TDN Weekend

Op/Ed: Monmouth Matters

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Monmouth Park paddock | Ben Massam

By Ben Massam

Everyone who grew up on horse racing in New Jersey can name the thing they love most about Monmouth Park–a reason why Monmouth Park matters: a fleeting memory, perhaps, a formative experience, a family tradition. For me, it’s the paddock. Year after year, I love standing in the ample shade of the enclosure’s stately beech trees on warm summer Saturdays as horses circle the walking ring before making their way to the track. If I hadn’t taken a trip to the track with my family at the age of 10 and lingered beneath those trees–admiring the magnificent equine athletes, observing the care and community of connections and track employees, feeling an immediate connection to the stories playing out before me–I likely would not be sitting behind a desk at the TDN 18 years later with a career in the industry. Needless to say, not everyone who loves Monmouth Park ends up with a job in horse racing, but I safely speak for friends, family, and acquaintances in saying that there are many who care deeply about the future of the track and, by association, about racing in the Garden State.

Unfortunately, New Jersey’s Thoroughbred industry has fallen on tough times as a result of neglect (at times benign, at times downright deleterious) by state government and through heightened competition from surrounding states that grant alternative gaming subsidies to their racetracks. With little support at the state legislative or executive level, Monmouth opens its doors for the 72nd season of its modern era Saturday facing an uncertain future. While ingenuity and resiliency demonstrated by management and horsemen alike in recent years has shown that the track won’t go down without fighting the good fight, the sense remains that long-term sustenance will require a vastly different political climate in New Jersey, one that appreciates the Thoroughbred industry’s unique position in the state’s culture and economy.

Such was the message delivered at Tuesday’s opening week press conference and luncheon at Monmouth Park, where speakers Dennis Drazin, advisor to the operators of the racetrack, and former New Jersey Governor Richard Codey both expressed optimism as the state moves closer to its next gubernatorial election in November. Drazin added that he believes the track’s push for legalized sports betting will prove successful in the near future, painting a brighter outlook for the Oceanport oval.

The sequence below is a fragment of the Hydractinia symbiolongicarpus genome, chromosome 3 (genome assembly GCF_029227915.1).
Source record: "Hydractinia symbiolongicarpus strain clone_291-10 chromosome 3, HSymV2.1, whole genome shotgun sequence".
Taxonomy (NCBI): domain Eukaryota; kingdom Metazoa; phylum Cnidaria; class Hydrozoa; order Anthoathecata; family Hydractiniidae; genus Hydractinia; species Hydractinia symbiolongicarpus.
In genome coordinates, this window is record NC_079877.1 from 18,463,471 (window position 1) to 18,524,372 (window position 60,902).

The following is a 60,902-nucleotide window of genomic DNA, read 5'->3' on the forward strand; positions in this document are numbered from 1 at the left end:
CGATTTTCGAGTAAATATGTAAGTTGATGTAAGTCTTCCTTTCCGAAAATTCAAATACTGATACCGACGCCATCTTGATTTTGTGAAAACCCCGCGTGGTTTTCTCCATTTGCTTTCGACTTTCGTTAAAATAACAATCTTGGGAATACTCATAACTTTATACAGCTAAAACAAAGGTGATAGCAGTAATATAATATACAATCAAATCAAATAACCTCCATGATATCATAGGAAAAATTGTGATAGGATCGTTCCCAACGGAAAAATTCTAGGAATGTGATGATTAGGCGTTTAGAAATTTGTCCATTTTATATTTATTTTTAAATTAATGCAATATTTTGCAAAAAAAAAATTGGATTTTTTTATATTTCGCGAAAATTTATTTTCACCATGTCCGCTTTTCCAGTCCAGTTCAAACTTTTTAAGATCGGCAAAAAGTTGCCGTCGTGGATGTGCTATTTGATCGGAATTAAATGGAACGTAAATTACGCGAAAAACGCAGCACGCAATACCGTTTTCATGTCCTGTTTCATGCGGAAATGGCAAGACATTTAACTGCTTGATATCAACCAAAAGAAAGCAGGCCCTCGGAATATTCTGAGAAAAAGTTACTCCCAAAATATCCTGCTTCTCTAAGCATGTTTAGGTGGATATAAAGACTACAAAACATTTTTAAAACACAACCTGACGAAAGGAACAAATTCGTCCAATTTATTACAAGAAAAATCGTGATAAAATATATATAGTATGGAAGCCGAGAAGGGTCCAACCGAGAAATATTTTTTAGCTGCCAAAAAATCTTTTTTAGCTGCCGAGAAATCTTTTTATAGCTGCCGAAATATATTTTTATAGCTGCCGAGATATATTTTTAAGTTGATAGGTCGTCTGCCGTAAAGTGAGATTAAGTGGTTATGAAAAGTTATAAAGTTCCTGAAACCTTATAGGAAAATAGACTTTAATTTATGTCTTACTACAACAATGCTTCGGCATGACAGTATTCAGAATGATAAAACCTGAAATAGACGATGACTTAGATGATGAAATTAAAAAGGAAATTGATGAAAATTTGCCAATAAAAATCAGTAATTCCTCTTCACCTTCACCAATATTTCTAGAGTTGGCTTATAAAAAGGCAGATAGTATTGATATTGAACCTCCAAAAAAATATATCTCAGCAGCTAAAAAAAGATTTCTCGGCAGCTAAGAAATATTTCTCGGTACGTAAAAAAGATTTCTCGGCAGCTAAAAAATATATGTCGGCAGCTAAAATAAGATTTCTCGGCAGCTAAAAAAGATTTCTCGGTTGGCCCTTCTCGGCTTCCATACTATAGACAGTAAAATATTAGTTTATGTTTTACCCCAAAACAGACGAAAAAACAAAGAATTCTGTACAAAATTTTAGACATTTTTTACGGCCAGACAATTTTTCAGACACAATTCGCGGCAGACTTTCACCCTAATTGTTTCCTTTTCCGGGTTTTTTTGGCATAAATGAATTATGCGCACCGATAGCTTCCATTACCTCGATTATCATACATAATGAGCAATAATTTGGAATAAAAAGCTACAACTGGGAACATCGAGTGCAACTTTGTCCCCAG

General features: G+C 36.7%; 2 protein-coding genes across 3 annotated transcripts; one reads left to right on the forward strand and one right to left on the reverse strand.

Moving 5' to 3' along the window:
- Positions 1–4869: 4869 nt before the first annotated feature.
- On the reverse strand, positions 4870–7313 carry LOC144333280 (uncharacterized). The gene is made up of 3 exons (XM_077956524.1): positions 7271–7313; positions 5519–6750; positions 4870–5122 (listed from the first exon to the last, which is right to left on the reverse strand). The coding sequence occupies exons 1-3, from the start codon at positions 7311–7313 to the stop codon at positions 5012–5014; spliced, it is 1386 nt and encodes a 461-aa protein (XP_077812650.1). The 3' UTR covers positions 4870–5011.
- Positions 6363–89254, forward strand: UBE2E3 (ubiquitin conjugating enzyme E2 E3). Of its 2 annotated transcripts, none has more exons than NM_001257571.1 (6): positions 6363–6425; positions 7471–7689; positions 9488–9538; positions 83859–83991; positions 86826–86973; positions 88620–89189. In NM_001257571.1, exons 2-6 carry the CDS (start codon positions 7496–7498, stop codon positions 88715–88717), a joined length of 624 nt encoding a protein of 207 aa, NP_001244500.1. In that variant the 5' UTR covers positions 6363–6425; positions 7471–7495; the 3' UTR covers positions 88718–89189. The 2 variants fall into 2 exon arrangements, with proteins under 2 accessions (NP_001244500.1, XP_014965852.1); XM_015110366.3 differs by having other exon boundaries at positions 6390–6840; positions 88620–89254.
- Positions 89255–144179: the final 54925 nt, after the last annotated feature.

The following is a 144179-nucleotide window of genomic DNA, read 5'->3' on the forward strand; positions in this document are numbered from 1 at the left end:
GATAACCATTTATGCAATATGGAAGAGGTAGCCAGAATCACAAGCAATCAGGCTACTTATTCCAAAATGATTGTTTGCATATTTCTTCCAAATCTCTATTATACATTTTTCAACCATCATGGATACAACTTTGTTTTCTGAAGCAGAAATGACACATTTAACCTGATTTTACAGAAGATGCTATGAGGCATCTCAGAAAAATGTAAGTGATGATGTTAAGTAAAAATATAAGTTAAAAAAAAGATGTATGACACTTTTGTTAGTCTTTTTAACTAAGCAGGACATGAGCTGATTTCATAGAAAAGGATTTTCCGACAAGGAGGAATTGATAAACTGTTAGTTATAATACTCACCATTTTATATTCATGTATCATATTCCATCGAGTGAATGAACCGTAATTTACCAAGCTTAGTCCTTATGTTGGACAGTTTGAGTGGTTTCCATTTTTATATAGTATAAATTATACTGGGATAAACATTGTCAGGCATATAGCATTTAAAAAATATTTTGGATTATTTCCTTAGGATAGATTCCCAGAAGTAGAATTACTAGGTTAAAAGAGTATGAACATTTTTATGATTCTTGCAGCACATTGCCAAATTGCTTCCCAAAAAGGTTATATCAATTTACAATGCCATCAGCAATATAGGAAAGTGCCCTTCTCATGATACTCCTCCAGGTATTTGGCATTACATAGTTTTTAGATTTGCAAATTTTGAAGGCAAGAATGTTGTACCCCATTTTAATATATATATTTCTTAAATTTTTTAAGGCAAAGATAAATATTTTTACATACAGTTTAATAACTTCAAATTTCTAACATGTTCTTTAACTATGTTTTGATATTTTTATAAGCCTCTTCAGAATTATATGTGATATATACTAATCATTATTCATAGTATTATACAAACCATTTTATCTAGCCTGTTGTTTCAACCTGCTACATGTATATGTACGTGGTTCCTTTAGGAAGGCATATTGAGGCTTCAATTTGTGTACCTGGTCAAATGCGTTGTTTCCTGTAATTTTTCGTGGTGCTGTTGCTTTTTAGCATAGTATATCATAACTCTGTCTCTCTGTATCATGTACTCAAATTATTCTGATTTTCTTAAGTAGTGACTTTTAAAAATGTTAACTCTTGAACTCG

While the statewide political landscape and far-flung sports betting issues are of crucial importance to Monmouth Park, the track is shaking things up on-site, introducing an in-house dining structure serving Jersey Shore favorites like Max’s Hot Dogs and Lighthouse Italian Ice, shifting away from traditional menu items, and slashing beer prices. Improving the on-track patron experience can only be a good thing, coming on the heels of a 2016 season which saw significant declines in both on-site handle and attendance. With the word “autonomy” recurrently uttered at the press conference, these changes and enhancements represent incremental steps toward the racetrack controlling its own fate going forward.

As modest progress is made at the local level, why should Monmouth Park matter to an outsider–to someone in the racing industry with no geographical association and no sentimental tie to the Jersey Shore oval… to someone on the other side of the country who has never dined on a Max’s famous hot dog? For me, the answer is simple: because Monmouth is a racetrack in the truest sense of the word. More specifically, a family-oriented racetrack. In an era when in-house casinos and sterile, windowless simulcast rooms increasingly overwhelm racing venues, Monmouth falls into a special class–along with the Saratogas, Keenelands, Del Mars and Santa Anitas of the world–of facilities offering authentic racetrack experiences that cultivate future generations of racing fans. On any given summer race day, Monmouth’s iconic picnic area most resembles an amalgamated beach party, family reunion, and trackside barbecue, crowded with neighbors, coworkers, old friends, new friends, and friends-of-friends…a timeless place where traditions are affirmed and memories are made, with racing ever-present…an experience that resonates with veteran fans of the game and with newcomers alike.

I’m well aware of the criticisms Monmouth Park has faced. As a serious, seasoned horseplayer, it pains me to see low-level races and short fields with seemingly unbeatable favorites saddled by high-percentage trainers. Everyone knows that this combination of factors is no recipe for success for a racetrack that survives by selling bets. But I also believe there is much to be said for the aesthetics, the traditions and the culture of the game; Monmouth Park’s management has forged onward with the admirable goal of maintaining the track’s charm and character until a much-needed financial boost for the racing product arrives.

And so I flash back to my 10-year-old self, taking in the rhythm of the paddock, listening to the banter among trainers, jockeys, grooms and valets, standing in awe as a full field of Thoroughbreds pass through beech-tree shade to the track beyond. Perhaps–with persistent creativity, a more favorable political outlook, and a little old-fashioned luck–Monmouth Park can re-gain stability as a summer stalwart and captivate us for generations to come. It’s just one race track, of course, and one kid becoming hooked on the races can’t save Monmouth Park. But if enough families pass through those gates on a fine weekend day–if they grab a few famous hot dogs, savor a couple of Italian ices, watch those remarkable animals, and learn to love this remarkable sport, a lasting impression will be made… and we will continue to believe that Monmouth Park matters.

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